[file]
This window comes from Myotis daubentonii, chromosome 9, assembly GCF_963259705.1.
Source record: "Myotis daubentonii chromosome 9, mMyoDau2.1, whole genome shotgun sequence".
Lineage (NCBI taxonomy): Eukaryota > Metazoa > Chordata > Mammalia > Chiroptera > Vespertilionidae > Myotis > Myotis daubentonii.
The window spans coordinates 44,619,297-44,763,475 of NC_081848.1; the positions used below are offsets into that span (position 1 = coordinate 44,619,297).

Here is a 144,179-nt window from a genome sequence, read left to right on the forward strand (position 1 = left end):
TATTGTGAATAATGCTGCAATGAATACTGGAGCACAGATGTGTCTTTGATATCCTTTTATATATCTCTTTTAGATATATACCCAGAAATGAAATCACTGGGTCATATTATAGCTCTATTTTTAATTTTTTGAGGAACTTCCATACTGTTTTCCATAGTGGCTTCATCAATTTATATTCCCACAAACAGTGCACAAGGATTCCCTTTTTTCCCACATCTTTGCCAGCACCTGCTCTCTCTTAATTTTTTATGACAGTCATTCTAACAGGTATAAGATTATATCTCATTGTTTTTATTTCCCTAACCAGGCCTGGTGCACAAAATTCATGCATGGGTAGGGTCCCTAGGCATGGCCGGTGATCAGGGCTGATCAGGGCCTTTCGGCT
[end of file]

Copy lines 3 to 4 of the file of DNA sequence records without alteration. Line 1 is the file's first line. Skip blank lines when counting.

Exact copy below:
Lineage (NCBI taxonomy): Eukaryota > Metazoa > Chordata > Mammalia > Chiroptera > Vespertilionidae > Myotis > Myotis daubentonii.
The window spans coordinates 44,619,297-44,763,475 of NC_081848.1; the positions used below are offsets into that span (position 1 = coordinate 44,619,297).